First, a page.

I wash dishes. I am 12, 27, 14, 19, 31. I am two in a yellow shirt and checked shorts and a bowl cut standing on a chair at the sink, hands clasped above the soapy water, grinning open-mouthed at the camera while my mother is in the hospital recovering from another Cesarean section. I am nearly 43. The age my grandmother died. There are bubbles. Lots of bubbles only my mother can make, her knuckles raw and red.

We use a dishcloth here, not a sponge. There are systems. Taxonomies unfathomable to the uninitiated. Flour is in the second cabinet on the bottom with pots. Cornmeal bought to make cornbread once is up with boxes of pasta and cake mixes and cans of tuna. Chocolate chips are underneath the silverware drawer with miscellaneous items like a hot water bottle, the cover to an electric skillet that no longer exists, and instruction manuals for decades’ worth of appliances. But when we were children their hiding place was higher, above the sink in a yellow ceramic mixing bowl with J.R. engraved in cursive on the bottom. My grandmother’s initials.

The bowl is still there. The dishes are the same. Same plates. Same flowers. Same chips. Same cracks glued back together.

Chia seeds are in with the paper plates and liquor bottles, Styrofoam coffee cups and cracked leather thermos for Scotch, in the bottom cabinet by the back hall door, where mom goes to smoke her cigarettes and take calls on the cordless phone. The Seagram's purple felt bag protecting the Crown Royal is plusher, more regal, in my memory. But the paper stamp still seals the bottle with a cross, 1962. The chianti in a straw basket is empty but for dust. Ouzo is plentiful. When you are Greek, people give you ouzo. Bottles for anniversaries, Christmases, baptisms, celebrations. Or Metaxa, five star. Too good to drink. That goes in the back hall, up high, out of reach.

Turn on the radio when washing the dishes. Set the dial and travel to the ’80s or ’90s. Dishcloth. Bubbles. Light. Wash. Rinse. Dishcloth. Bubbles. Wipe. Dream.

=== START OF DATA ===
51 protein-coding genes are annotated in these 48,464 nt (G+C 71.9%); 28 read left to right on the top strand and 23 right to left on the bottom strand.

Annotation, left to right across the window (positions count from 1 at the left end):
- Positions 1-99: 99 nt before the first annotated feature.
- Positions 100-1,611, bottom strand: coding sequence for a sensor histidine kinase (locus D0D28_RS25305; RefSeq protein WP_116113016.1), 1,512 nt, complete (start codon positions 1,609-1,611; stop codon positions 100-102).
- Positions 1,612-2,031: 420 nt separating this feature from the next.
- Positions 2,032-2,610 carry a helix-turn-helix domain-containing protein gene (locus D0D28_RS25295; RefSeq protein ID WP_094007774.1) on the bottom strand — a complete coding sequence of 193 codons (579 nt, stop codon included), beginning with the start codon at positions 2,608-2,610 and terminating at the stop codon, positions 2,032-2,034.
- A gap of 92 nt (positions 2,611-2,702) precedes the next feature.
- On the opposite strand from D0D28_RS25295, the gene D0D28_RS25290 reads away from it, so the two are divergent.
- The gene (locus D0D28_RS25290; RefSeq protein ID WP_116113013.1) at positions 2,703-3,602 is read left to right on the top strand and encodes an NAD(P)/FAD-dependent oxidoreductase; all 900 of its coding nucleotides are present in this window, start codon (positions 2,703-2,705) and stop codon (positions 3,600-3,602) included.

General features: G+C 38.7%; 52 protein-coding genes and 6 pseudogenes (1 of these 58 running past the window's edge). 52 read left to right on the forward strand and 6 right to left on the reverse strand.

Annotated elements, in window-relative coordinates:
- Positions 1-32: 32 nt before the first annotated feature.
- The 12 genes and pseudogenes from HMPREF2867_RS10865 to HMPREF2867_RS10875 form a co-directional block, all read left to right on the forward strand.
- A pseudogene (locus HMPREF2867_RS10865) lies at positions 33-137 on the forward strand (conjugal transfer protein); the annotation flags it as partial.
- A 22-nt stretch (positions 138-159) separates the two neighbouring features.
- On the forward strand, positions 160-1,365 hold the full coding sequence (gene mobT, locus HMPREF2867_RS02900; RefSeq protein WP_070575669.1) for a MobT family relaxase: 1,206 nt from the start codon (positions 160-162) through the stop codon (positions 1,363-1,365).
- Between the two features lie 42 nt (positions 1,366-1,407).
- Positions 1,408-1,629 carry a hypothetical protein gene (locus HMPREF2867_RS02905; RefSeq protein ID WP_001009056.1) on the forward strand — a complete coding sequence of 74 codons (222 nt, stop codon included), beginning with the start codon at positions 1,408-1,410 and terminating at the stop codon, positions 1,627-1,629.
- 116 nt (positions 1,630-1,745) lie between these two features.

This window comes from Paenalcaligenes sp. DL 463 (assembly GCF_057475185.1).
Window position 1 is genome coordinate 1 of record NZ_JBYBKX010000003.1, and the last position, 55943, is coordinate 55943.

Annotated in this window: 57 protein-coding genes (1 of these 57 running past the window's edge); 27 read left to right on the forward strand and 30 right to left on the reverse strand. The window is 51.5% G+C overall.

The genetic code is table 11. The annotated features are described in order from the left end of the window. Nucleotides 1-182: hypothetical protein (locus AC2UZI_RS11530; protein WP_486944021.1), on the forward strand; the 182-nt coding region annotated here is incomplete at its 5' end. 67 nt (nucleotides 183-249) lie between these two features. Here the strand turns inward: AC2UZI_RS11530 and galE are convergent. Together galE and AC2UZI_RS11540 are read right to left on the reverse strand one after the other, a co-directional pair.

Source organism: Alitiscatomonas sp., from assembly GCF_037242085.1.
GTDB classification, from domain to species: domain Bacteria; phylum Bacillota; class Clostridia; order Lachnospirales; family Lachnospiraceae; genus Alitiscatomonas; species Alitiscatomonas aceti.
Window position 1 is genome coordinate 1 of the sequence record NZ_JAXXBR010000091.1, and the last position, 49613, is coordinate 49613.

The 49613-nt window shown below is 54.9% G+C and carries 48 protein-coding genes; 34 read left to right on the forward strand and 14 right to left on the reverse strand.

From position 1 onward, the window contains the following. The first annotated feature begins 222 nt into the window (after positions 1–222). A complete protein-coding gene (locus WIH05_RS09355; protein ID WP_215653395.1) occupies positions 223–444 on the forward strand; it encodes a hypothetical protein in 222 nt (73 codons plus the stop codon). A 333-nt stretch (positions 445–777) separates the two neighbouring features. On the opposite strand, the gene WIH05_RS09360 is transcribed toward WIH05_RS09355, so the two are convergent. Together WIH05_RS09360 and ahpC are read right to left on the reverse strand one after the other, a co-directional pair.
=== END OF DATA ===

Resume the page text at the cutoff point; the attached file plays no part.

Warm weather, Garfield Aries nightgown. Cold weather, blue Saint Joseph’s sweatshirt from oldest sister, first to go to college. Black and rainbow shell afghan crocheted by great-grandmother who died when I was two. She used to hold me, would take two buses across the city to come see us when I was a baby. I don’t remember being in her arms but my middle name is hers.

Unopened Clapper — As Seen On TV! — wrapped in plastic. Mr. Coffee, unused. My parents drink Maxwell House.

Chests and boxes and rooms and drawers and wallpaper and photographs. Cedar chest holding secrets. Family histories squirreled away where no one can find them. Family histories hiding in plain sight. Pencil lines on the kitchen doorway marking heights over the years. I haven’t grown since junior high.

There is always dessert when you are here, a brownie or ice cream, some sweet treat. It used to be Little Debbie’s snack cakes or chocolate pudding, sometimes a toaster strudel.

It is 2018, yet there’s a new X-Files on in my parents’ bedroom. Same room, same Mulder and Scully. The images flicker, dark and blurry on the screen, as pixel-poor and crappy as the first time around in the nineties. I sit on the edge of the bed and my mom brings me a toaster strudel on a napkin. The time warp runs deep.

I wash the dishes. Same plates. Same flowers. Same chips. Same cracks reglued. Still holding together.

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